tr '[:lower:]' '[:upper:]' | sort | \
      tr -d '[:punct:]' | uniq -c | \
      sort -rn | head
157559
79011 E
58618 T
53146 A
51122 O
43975 N
43501 H
43423 I
39296 S
35607 R

Will this ordering change if we use all three of our books rather than just Dracula? Let's try it:

$ cat *.txt | fold -w1 | \
     tr '[:lower:]' '[:upper:]' | sort | \
     tr -d '[:punct:]' | uniq -c | \
     sort -rn | head
468727
273409 E
201726 T
175637 A
169836 O
158561 N
155910 I
135513 S
133927 R
127716 H

Same result! In order of frequency, the letters appear in text in the following sequence: E T A O N I S R H D L C U M F W G P Y B V K X J Q Z. (I'm a bit surprised that J shows up so infrequently.)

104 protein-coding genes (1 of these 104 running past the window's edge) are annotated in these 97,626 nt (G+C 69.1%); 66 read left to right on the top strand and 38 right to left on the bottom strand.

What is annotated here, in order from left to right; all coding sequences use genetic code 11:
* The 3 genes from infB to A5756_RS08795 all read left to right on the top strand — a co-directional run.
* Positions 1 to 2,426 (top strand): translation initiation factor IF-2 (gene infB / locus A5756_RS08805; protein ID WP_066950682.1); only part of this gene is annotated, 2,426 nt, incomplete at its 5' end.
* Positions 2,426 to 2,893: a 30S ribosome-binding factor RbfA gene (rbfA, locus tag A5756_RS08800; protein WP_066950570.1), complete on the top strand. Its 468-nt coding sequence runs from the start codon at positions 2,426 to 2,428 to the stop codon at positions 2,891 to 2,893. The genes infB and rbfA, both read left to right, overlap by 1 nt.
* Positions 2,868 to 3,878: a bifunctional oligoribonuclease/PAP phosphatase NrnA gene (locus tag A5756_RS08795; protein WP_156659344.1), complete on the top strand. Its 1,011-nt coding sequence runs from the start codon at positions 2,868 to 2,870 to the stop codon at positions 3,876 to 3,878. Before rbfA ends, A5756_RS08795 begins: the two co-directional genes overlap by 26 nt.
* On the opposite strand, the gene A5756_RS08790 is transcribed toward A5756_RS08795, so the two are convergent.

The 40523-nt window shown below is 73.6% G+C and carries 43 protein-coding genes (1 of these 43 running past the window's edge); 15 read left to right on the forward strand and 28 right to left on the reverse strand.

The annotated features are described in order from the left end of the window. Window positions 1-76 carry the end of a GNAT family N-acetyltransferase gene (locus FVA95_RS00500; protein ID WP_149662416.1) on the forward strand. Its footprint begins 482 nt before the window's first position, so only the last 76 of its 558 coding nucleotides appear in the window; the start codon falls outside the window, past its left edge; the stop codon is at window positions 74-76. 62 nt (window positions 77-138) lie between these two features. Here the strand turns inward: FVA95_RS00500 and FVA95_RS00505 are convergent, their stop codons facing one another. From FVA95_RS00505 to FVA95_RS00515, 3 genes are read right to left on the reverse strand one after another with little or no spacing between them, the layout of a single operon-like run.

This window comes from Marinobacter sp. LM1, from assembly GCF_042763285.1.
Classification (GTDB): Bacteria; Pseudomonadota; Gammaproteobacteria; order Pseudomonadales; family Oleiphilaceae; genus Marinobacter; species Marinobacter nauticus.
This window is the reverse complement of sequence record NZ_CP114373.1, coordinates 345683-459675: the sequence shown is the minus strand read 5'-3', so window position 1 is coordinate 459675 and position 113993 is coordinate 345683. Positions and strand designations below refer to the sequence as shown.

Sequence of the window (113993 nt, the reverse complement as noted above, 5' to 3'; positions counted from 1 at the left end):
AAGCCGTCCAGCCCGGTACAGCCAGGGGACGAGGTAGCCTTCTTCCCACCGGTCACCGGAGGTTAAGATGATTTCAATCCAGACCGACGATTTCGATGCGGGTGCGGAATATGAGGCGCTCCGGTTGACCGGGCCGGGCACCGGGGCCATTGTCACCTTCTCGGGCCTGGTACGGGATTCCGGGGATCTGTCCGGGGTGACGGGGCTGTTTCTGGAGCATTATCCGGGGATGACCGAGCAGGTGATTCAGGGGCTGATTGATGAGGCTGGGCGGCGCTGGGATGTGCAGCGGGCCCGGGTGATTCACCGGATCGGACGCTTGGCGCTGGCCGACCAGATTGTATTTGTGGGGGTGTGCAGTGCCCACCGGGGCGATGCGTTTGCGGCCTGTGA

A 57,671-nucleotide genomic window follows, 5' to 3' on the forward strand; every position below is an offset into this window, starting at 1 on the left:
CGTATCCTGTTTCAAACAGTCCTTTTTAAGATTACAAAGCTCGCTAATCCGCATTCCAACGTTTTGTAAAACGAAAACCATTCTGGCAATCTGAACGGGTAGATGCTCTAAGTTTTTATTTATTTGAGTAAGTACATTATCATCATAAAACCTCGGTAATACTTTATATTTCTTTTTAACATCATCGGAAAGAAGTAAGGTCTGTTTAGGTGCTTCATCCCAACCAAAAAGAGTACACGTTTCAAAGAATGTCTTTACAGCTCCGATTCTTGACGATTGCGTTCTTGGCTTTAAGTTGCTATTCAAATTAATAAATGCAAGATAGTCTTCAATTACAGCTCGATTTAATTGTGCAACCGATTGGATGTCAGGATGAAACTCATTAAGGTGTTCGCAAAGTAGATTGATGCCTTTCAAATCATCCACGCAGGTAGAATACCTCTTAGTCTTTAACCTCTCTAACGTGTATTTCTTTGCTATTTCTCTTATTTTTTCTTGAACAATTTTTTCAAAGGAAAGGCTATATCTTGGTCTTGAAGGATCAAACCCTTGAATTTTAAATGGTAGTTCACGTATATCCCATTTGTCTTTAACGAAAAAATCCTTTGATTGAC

You now know what order to guess letters in Hangman, if nothing else.

Speaking of Hangman

Before we wrap this up, let's go back through the words in our corpus and find just those that are at least ten letters long and occur infrequently. Here's how I'll do that:

$ cat *.txt | tr ' ' '\012' | \
     tr '[:upper:]' '[:lower:]' | \
     tr -d '[:punct:]' | tr -d '[0-9]' | \
     sort | uniq -c | sort -n | \
     grep -E '..................' | head
   1 abolitionists
   1 accommodation
   1 accommodations
   1 accomplishing
   1 accomplishments
   1 accountability
   1 achievements
   1 acknowledging
   1 acknowledgments
   1 acquaintanceship
   1 administrative
   1 advertisement

That gives us long words that occur infrequently in the English language—or, at least only once in the 500,000 word corpus we've been analyzing.